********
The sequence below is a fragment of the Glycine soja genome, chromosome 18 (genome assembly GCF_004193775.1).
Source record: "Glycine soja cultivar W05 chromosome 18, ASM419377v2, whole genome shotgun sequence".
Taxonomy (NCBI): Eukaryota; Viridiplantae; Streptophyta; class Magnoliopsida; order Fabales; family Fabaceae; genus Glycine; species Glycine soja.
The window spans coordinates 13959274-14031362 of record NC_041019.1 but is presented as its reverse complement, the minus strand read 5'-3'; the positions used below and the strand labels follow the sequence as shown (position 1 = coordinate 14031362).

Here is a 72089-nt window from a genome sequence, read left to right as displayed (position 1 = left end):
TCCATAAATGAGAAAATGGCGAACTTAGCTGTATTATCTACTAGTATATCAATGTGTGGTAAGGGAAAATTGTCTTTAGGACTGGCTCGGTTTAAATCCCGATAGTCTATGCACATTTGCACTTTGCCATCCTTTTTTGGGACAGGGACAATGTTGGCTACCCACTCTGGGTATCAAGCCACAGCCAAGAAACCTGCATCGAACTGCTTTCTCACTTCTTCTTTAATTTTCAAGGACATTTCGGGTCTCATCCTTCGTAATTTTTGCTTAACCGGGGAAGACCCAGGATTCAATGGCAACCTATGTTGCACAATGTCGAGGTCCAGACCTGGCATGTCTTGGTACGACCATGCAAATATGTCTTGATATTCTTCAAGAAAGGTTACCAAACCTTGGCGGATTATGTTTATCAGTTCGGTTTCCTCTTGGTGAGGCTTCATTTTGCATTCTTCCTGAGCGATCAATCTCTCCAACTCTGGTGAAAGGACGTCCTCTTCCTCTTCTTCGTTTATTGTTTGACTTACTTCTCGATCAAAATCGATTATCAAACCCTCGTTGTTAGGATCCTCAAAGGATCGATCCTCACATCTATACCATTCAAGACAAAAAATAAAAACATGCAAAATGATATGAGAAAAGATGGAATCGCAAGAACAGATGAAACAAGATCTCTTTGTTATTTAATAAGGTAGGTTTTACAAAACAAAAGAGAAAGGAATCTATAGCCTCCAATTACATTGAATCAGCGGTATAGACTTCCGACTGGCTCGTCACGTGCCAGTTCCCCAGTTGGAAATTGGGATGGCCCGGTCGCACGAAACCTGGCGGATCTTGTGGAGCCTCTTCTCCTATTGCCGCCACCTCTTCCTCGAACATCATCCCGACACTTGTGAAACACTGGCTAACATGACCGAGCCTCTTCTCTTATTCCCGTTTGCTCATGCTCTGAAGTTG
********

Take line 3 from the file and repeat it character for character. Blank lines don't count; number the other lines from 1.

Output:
Taxonomy (NCBI): Eukaryota; Viridiplantae; Streptophyta; class Magnoliopsida; order Fabales; family Fabaceae; genus Glycine; species Glycine soja.